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Essential Commands To Remember For Linux Users

If you like working on Linux more than anything then I am very much sure you love terminal and keyboard shortcuts. This is one of those advantages any Linux distribution has over Windows for developers. Linux commands on terminal and keyboard shortcuts make developers and programmers work on OS like Ubuntu and Fedora.

Without further delay here I am listing essential Linux commands for users of any UNIX based operating system to remember.

Keyboard Shortcuts

Open Terminal

Yes, first, terminal. To open terminal, press Ctrl + Alt + T on your keyboard and you’ll have your terminal up and running waiting for your commands.

Also, you can install GNOME Extension Drop Down Terminal. With this you can drop down terminal toggled by a keystroke, default being the key above tab i.e. `.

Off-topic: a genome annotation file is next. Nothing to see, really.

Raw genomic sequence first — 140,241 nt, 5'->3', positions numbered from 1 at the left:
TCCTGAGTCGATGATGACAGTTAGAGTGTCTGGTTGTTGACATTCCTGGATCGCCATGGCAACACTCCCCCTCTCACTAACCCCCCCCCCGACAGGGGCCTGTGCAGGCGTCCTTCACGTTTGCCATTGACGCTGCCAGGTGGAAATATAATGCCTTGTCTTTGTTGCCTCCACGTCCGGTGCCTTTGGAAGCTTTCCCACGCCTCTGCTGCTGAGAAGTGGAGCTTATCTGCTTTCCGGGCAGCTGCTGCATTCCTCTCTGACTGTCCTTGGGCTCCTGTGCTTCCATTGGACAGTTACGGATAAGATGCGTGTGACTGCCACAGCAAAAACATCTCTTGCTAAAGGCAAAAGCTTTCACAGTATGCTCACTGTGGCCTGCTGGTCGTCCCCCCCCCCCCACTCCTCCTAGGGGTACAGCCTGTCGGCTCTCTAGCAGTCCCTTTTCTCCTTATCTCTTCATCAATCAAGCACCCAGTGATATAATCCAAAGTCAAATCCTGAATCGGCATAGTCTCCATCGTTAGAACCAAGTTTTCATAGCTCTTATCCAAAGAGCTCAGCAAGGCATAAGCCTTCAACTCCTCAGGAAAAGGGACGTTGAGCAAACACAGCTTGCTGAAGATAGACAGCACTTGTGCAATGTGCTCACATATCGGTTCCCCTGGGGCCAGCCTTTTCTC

Show Hidden Items

If you want to show hidden files and directories in your Linux e.g. .themes, use Ctrl + Shift + H. This shortcut will toggle the hidden or displayed state.

Search System

The best way to search whole system is the Super key. Pressing Super key will show the dock and search box where you can type. You can also browse system for all apps.

Hide Window

Use Super + H to hide any Window.


  • Complete Screen: Print or print screen key.
  • Current Window: Alt + Print.
  • Screenshot of Region: Ctrl + Print.

Lock Screen

Instead of going to the user menu to lock the screen, you can simply use Ctrl + Alt + L.

Toggle Zoom

You can use Alt + Super + 8 to toggle zoom. Also,

  • Zoom In: Ctrl + +
  • Zoom Out: Ctrl + -


The terminal commands are the most essential to learn on Linux.

Basic commands

These are few basic commands. While I expect you to be familiar with ’em already, there’s no harm in looking at them again.

  1. ls: This command lists all the directories and files within current directory.
  2. ls -a: While there are many options for ls command, this is used most often. -a flag includes hidden files and directories in the listing like those starting with a period (.) character.
  3. mkdir hello: Create a directory named ‘hello’.
  4. cd hello: Enter directory named ‘hello’ which is present in current directory.
  5. cd ..: Go one directory up.
  6. cd: Go to home directory.

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